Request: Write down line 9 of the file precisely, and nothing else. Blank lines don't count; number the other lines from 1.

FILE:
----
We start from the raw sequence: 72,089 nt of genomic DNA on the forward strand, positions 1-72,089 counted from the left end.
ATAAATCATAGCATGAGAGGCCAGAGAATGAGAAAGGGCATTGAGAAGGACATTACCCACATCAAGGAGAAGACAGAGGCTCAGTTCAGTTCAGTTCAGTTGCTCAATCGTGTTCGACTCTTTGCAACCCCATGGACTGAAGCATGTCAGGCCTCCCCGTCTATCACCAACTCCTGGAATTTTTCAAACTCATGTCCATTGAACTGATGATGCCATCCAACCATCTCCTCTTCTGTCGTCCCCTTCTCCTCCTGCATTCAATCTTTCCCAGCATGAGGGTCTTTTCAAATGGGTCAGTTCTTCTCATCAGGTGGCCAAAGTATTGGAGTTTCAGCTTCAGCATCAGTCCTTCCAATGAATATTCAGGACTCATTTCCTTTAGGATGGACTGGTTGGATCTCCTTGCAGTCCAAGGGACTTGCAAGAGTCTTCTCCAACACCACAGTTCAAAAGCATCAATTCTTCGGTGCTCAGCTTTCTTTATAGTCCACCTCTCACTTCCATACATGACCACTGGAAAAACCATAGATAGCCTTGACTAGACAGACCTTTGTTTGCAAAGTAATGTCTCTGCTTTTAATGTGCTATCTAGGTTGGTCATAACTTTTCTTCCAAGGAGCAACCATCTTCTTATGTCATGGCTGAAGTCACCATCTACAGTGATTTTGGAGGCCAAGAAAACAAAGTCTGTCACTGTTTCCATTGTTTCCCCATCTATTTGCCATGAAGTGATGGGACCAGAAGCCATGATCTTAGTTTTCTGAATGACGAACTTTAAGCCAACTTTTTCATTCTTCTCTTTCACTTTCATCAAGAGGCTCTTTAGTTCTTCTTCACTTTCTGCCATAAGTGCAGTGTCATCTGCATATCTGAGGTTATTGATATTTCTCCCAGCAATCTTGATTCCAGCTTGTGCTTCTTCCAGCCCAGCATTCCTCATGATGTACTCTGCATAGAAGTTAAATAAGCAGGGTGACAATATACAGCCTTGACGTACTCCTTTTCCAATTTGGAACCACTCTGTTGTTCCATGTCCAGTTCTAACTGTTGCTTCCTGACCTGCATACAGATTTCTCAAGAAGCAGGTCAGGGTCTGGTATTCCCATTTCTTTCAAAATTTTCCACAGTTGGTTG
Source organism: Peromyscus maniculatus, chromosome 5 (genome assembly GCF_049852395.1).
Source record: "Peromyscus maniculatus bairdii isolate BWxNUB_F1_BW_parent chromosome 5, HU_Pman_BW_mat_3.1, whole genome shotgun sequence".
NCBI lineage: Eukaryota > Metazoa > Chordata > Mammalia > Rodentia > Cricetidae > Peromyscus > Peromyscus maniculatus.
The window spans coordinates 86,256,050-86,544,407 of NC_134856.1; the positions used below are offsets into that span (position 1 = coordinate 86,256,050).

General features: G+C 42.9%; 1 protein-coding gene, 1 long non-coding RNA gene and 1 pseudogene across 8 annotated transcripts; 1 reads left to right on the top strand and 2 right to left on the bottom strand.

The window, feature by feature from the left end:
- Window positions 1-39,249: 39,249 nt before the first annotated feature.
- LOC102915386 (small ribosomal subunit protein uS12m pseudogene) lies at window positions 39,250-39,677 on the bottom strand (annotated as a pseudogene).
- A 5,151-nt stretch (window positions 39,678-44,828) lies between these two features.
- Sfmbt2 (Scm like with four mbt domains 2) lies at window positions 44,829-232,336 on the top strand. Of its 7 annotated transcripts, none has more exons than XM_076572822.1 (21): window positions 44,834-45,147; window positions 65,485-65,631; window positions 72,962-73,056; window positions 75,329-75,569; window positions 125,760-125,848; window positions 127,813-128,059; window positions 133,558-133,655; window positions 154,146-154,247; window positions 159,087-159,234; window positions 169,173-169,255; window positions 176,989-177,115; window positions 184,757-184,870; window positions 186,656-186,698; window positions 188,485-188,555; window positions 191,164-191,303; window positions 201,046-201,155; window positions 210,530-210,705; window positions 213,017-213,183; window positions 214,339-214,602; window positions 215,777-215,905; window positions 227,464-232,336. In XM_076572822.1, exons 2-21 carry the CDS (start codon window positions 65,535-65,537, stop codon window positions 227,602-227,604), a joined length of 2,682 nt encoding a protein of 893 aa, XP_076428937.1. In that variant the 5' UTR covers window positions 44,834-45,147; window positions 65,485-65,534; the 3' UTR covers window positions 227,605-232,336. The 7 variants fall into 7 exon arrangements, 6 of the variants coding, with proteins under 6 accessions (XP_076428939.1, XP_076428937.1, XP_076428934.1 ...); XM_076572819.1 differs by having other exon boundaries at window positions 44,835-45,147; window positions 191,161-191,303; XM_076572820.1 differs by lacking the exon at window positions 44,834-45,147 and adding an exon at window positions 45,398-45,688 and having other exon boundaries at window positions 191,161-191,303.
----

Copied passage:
- Window positions 1-39,249: 39,249 nt before the first annotated feature.